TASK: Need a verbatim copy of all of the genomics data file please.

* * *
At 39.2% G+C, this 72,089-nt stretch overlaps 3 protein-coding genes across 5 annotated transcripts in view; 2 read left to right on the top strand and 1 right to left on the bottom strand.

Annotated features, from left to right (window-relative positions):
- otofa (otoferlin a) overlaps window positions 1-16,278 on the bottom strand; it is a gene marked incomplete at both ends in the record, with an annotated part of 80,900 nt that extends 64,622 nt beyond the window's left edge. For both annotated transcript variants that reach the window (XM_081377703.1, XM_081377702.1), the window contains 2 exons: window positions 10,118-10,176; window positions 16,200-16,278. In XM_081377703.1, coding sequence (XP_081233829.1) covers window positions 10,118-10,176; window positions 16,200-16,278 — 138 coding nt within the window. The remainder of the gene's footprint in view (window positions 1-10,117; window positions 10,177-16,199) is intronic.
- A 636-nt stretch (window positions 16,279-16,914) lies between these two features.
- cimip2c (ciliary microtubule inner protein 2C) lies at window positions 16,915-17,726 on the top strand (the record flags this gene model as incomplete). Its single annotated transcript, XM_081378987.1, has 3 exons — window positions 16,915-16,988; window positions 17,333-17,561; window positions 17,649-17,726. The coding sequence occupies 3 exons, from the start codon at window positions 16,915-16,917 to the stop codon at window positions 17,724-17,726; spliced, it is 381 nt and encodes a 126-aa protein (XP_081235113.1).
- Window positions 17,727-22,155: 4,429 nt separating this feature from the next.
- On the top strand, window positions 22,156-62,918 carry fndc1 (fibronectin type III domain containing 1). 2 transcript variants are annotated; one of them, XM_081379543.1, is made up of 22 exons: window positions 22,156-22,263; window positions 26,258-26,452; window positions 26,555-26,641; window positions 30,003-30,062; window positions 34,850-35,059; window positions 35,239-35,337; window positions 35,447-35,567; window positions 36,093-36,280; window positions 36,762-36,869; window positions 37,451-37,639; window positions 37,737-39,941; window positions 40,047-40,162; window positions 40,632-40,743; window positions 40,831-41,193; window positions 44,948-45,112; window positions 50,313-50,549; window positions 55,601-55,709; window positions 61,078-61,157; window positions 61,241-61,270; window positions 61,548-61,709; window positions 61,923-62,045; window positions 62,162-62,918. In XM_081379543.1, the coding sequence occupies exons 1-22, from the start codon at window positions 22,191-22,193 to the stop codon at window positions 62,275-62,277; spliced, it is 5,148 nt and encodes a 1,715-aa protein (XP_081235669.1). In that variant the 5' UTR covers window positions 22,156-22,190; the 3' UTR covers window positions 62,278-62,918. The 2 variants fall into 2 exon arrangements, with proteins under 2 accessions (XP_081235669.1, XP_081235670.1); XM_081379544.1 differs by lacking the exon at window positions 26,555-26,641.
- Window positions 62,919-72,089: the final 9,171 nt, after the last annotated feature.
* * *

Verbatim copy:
At 39.2% G+C, this 72,089-nt stretch overlaps 3 protein-coding genes across 5 annotated transcripts in view; 2 read left to right on the top strand and 1 right to left on the bottom strand.

Annotated features, from left to right (window-relative positions):
- otofa (otoferlin a) overlaps window positions 1-16,278 on the bottom strand; it is a gene marked incomplete at both ends in the record, with an annotated part of 80,900 nt that extends 64,622 nt beyond the window's left edge. For both annotated transcript variants that reach the window (XM_081377703.1, XM_081377702.1), the window contains 2 exons: window positions 10,118-10,176; window positions 16,200-16,278. In XM_081377703.1, coding sequence (XP_081233829.1) covers window positions 10,118-10,176; window positions 16,200-16,278 — 138 coding nt within the window. The remainder of the gene's footprint in view (window positions 1-10,117; window positions 10,177-16,199) is intronic.
- A 636-nt stretch (window positions 16,279-16,914) lies between these two features.
- cimip2c (ciliary microtubule inner protein 2C) lies at window positions 16,915-17,726 on the top strand (the record flags this gene model as incomplete). Its single annotated transcript, XM_081378987.1, has 3 exons — window positions 16,915-16,988; window positions 17,333-17,561; window positions 17,649-17,726. The coding sequence occupies 3 exons, from the start codon at window positions 16,915-16,917 to the stop codon at window positions 17,724-17,726; spliced, it is 381 nt and encodes a 126-aa protein (XP_081235113.1).
- Window positions 17,727-22,155: 4,429 nt separating this feature from the next.
- On the top strand, window positions 22,156-62,918 carry fndc1 (fibronectin type III domain containing 1). 2 transcript variants are annotated; one of them, XM_081379543.1, is made up of 22 exons: window positions 22,156-22,263; window positions 26,258-26,452; window positions 26,555-26,641; window positions 30,003-30,062; window positions 34,850-35,059; window positions 35,239-35,337; window positions 35,447-35,567; window positions 36,093-36,280; window positions 36,762-36,869; window positions 37,451-37,639; window positions 37,737-39,941; window positions 40,047-40,162; window positions 40,632-40,743; window positions 40,831-41,193; window positions 44,948-45,112; window positions 50,313-50,549; window positions 55,601-55,709; window positions 61,078-61,157; window positions 61,241-61,270; window positions 61,548-61,709; window positions 61,923-62,045; window positions 62,162-62,918. In XM_081379543.1, the coding sequence occupies exons 1-22, from the start codon at window positions 22,191-22,193 to the stop codon at window positions 62,275-62,277; spliced, it is 5,148 nt and encodes a 1,715-aa protein (XP_081235669.1). In that variant the 5' UTR covers window positions 22,156-22,190; the 3' UTR covers window positions 62,278-62,918. The 2 variants fall into 2 exon arrangements, with proteins under 2 accessions (XP_081235669.1, XP_081235670.1); XM_081379544.1 differs by lacking the exon at window positions 26,555-26,641.
- Window positions 62,919-72,089: the final 9,171 nt, after the last annotated feature.